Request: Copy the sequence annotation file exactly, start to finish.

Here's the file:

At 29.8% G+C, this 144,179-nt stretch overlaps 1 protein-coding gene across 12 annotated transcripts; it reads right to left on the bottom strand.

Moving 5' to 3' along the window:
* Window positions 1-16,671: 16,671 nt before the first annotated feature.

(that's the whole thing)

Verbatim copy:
At 29.8% G+C, this 144,179-nt stretch overlaps 1 protein-coding gene across 12 annotated transcripts; it reads right to left on the bottom strand.

Moving 5' to 3' along the window:
* Window positions 1-16,671: 16,671 nt before the first annotated feature.